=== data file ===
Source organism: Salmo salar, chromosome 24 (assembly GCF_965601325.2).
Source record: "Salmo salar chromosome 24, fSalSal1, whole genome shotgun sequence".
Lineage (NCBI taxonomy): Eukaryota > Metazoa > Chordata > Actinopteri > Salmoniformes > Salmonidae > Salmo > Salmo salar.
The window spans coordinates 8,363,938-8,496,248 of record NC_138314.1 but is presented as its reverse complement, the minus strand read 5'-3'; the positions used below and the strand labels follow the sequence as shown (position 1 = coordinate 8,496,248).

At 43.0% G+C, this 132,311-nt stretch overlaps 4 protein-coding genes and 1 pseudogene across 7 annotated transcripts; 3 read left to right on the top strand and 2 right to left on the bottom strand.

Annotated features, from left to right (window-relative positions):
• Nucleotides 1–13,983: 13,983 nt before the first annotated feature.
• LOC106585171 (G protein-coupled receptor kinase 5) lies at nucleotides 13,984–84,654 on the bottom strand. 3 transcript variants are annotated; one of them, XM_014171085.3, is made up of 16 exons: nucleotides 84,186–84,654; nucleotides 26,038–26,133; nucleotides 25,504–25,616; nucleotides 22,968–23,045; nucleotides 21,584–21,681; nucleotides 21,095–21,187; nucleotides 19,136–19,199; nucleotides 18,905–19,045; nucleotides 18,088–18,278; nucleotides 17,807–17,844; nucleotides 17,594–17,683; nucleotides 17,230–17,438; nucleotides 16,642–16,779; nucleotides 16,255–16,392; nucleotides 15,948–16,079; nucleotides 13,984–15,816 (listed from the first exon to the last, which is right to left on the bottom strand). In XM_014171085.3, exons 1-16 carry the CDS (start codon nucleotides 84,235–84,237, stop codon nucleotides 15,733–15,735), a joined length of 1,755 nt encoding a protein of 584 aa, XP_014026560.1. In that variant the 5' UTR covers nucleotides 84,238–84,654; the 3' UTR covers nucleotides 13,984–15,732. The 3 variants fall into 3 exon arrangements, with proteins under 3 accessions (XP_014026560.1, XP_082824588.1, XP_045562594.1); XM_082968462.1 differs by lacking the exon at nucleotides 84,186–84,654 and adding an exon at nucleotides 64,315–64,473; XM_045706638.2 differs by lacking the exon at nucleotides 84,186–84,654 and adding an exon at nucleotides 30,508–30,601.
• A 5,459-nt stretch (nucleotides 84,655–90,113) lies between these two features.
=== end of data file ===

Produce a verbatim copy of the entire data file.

Source organism: Salmo salar, chromosome 24 (assembly GCF_965601325.2).
Source record: "Salmo salar chromosome 24, fSalSal1, whole genome shotgun sequence".
Lineage (NCBI taxonomy): Eukaryota > Metazoa > Chordata > Actinopteri > Salmoniformes > Salmonidae > Salmo > Salmo salar.
The window spans coordinates 8,363,938-8,496,248 of record NC_138314.1 but is presented as its reverse complement, the minus strand read 5'-3'; the positions used below and the strand labels follow the sequence as shown (position 1 = coordinate 8,496,248).

At 43.0% G+C, this 132,311-nt stretch overlaps 4 protein-coding genes and 1 pseudogene across 7 annotated transcripts; 3 read left to right on the top strand and 2 right to left on the bottom strand.

Annotated features, from left to right (window-relative positions):
• Nucleotides 1–13,983: 13,983 nt before the first annotated feature.
• LOC106585171 (G protein-coupled receptor kinase 5) lies at nucleotides 13,984–84,654 on the bottom strand. 3 transcript variants are annotated; one of them, XM_014171085.3, is made up of 16 exons: nucleotides 84,186–84,654; nucleotides 26,038–26,133; nucleotides 25,504–25,616; nucleotides 22,968–23,045; nucleotides 21,584–21,681; nucleotides 21,095–21,187; nucleotides 19,136–19,199; nucleotides 18,905–19,045; nucleotides 18,088–18,278; nucleotides 17,807–17,844; nucleotides 17,594–17,683; nucleotides 17,230–17,438; nucleotides 16,642–16,779; nucleotides 16,255–16,392; nucleotides 15,948–16,079; nucleotides 13,984–15,816 (listed from the first exon to the last, which is right to left on the bottom strand). In XM_014171085.3, exons 1-16 carry the CDS (start codon nucleotides 84,235–84,237, stop codon nucleotides 15,733–15,735), a joined length of 1,755 nt encoding a protein of 584 aa, XP_014026560.1. In that variant the 5' UTR covers nucleotides 84,238–84,654; the 3' UTR covers nucleotides 13,984–15,732. The 3 variants fall into 3 exon arrangements, with proteins under 3 accessions (XP_014026560.1, XP_082824588.1, XP_045562594.1); XM_082968462.1 differs by lacking the exon at nucleotides 84,186–84,654 and adding an exon at nucleotides 64,315–64,473; XM_045706638.2 differs by lacking the exon at nucleotides 84,186–84,654 and adding an exon at nucleotides 30,508–30,601.
• A 5,459-nt stretch (nucleotides 84,655–90,113) lies between these two features.